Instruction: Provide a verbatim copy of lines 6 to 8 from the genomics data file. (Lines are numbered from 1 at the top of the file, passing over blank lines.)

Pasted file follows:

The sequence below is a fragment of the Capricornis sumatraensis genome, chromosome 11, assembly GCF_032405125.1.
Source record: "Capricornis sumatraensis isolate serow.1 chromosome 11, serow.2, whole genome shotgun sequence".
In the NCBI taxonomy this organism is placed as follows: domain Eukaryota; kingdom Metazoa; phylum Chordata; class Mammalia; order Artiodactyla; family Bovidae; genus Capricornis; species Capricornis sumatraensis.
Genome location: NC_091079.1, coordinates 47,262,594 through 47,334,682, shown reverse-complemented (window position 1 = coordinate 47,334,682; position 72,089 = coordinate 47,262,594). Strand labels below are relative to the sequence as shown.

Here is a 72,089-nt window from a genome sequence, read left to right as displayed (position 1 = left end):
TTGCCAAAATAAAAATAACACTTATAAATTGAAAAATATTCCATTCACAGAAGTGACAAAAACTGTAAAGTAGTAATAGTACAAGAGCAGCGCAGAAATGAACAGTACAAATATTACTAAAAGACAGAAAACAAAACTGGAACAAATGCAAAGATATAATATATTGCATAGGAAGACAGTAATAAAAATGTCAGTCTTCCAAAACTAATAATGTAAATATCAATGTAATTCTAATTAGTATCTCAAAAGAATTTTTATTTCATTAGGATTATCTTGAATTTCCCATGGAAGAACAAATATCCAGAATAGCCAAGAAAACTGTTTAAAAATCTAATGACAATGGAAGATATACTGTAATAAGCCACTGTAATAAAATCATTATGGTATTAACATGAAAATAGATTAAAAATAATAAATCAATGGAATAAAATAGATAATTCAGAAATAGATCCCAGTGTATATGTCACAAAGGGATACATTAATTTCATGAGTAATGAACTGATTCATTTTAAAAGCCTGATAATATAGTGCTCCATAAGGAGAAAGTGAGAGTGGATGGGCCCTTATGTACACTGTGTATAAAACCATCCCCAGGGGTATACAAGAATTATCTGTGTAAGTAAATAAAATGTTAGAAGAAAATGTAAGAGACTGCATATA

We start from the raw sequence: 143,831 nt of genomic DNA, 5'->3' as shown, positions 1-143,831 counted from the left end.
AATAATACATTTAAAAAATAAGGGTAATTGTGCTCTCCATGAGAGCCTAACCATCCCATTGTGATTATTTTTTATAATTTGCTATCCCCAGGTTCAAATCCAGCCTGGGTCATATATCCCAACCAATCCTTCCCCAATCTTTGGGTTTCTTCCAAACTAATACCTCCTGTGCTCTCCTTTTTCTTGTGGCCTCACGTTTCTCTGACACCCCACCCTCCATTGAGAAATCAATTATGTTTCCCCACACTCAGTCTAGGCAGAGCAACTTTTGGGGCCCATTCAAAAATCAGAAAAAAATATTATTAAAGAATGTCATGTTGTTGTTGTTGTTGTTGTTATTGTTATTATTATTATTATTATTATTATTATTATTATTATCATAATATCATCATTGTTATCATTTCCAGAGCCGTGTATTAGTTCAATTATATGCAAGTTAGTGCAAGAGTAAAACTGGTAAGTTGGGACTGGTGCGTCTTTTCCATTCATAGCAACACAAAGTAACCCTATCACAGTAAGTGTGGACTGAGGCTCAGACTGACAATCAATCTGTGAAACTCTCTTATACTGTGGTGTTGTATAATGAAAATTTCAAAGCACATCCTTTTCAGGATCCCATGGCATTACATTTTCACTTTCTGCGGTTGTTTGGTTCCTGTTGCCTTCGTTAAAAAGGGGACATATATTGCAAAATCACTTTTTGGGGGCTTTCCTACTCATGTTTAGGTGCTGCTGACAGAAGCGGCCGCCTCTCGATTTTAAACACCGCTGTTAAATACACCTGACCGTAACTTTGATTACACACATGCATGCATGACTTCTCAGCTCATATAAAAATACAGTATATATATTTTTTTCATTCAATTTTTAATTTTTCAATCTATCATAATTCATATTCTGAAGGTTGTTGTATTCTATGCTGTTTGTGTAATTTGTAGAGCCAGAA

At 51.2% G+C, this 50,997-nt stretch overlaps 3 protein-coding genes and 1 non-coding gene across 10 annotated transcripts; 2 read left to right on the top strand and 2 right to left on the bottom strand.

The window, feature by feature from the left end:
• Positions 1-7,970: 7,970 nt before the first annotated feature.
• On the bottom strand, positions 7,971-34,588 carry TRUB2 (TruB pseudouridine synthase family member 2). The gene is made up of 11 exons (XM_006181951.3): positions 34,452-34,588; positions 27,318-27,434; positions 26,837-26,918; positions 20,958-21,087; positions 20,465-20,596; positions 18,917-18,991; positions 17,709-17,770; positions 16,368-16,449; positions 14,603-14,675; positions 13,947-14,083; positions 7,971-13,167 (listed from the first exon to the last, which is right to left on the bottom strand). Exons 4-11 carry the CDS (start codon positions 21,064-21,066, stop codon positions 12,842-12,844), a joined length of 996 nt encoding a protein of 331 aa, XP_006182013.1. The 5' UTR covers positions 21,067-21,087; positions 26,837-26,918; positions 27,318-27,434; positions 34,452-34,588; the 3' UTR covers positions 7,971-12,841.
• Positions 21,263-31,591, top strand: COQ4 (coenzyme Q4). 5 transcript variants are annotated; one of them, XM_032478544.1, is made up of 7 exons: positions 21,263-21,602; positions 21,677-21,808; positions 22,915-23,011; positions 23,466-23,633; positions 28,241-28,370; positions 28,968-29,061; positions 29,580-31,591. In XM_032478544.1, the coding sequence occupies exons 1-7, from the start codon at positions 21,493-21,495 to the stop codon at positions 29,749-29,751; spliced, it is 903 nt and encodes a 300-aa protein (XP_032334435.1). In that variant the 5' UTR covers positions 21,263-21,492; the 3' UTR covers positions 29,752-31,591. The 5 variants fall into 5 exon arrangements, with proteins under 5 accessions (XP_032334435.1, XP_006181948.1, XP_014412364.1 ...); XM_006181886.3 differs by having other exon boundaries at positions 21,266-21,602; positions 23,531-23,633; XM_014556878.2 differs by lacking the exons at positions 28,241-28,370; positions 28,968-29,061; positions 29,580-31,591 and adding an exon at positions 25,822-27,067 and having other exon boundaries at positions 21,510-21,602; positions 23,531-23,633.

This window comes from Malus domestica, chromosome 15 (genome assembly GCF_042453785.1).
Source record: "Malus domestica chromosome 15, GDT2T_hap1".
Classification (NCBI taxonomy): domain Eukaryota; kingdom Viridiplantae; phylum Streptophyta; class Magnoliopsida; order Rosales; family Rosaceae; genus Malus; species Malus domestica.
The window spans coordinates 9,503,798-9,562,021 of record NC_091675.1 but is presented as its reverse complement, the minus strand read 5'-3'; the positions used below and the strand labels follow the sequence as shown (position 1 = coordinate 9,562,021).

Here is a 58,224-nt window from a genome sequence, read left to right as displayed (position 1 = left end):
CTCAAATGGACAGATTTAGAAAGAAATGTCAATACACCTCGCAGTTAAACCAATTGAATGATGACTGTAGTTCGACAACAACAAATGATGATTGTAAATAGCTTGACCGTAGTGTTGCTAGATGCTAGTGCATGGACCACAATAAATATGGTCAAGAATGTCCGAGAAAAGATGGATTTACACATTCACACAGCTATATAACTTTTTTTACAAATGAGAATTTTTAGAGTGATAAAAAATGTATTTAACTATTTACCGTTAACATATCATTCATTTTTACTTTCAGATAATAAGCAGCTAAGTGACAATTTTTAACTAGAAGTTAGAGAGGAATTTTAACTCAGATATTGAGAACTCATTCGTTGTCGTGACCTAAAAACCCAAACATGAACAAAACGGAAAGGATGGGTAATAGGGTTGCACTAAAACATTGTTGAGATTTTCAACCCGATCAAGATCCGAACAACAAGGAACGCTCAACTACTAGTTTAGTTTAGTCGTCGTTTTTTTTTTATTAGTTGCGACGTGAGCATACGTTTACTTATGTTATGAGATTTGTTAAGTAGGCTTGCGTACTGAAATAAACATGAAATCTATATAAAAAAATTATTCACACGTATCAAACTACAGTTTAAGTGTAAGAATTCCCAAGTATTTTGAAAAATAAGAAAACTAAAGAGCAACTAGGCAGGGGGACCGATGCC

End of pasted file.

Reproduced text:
TTGCCAAAATAAAAATAACACTTATAAATTGAAAAATATTCCATTCACAGAAGTGACAAAAACTGTAAAGTAGTAATAGTACAAGAGCAGCGCAGAAATGAACAGTACAAATATTACTAAAAGACAGAAAACAAAACTGGAACAAATGCAAAGATATAATATATTGCATAGGAAGACAGTAATAAAAATGTCAGTCTTCCAAAACTAATAATGTAAATATCAATGTAATTCTAATTAGTATCTCAAAAGAATTTTTATTTCATTAGGATTATCTTGAATTTCCCATGGAAGAACAAATATCCAGAATAGCCAAGAAAACTGTTTAAAAATCTAATGACAATGGAAGATATACTGTAATAAGCCACTGTAATAAAATCATTATGGTATTAACATGAAAATAGATTAAAAATAATAAATCAATGGAATAAAATAGATAATTCAGAAATAGATCCCAGTGTATATGTCACAAAGGGATACATTAATTTCATGAGTAATGAACTGATTCATTTTAAAAGCCTGATAATATAGTGCTCCATAAGGAGAAAGTGAGAGTGGATGGGCCCTTATGTACACTGTGTATAAAACCATCCCCAGGGGTATACAAGAATTATCTGTGTAAGTAAATAAAATGTTAGAAGAAAATGTAAGAGACTGCATATA

We start from the raw sequence: 143,831 nt of genomic DNA, 5'->3' as shown, positions 1-143,831 counted from the left end.
AATAATACATTTAAAAAATAAGGGTAATTGTGCTCTCCATGAGAGCCTAACCATCCCATTGTGATTATTTTTTATAATTTGCTATCCCCAGGTTCAAATCCAGCCTGGGTCATATATCCCAACCAATCCTTCCCCAATCTTTGGGTTTCTTCCAAACTAATACCTCCTGTGCTCTCCTTTTTCTTGTGGCCTCACGTTTCTCTGACACCCCACCCTCCATTGAGAAATCAATTATGTTTCCCCACACTCAGTCTAGGCAGAGCAACTTTTGGGGCCCATTCAAAAATCAGAAAAAAATATTATTAAAGAATGTCATGTTGTTGTTGTTGTTGTTGTTATTGTTATTATTATTATTATTATTATTATTATTATTATTATCATAATATCATCATTGTTATCATTTCCAGAGCCGTGTATTAGTTCAATTATATGCAAGTTAGTGCAAGAGTAAAACTGGTAAGTTGGGACTGGTGCGTCTTTTCCATTCATAGCAACACAAAGTAACCCTATCACAGTAAGTGTGGACTGAGGCTCAGACTGACAATCAATCTGTGAAACTCTCTTATACTGTGGTGTTGTATAATGAAAATTTCAAAGCACATCCTTTTCAGGATCCCATGGCATTACATTTTCACTTTCTGCGGTTGTTTGGTTCCTGTTGCCTTCGTTAAAAAGGGGACATATATTGCAAAATCACTTTTTGGGGGCTTTCCTACTCATGTTTAGGTGCTGCTGACAGAAGCGGCCGCCTCTCGATTTTAAACACCGCTGTTAAATACACCTGACCGTAACTTTGATTACACACATGCATGCATGACTTCTCAGCTCATATAAAAATACAGTATATATATTTTTTTCATTCAATTTTTAATTTTTCAATCTATCATAATTCATATTCTGAAGGTTGTTGTATTCTATGCTGTTTGTGTAATTTGTAGAGCCAGAA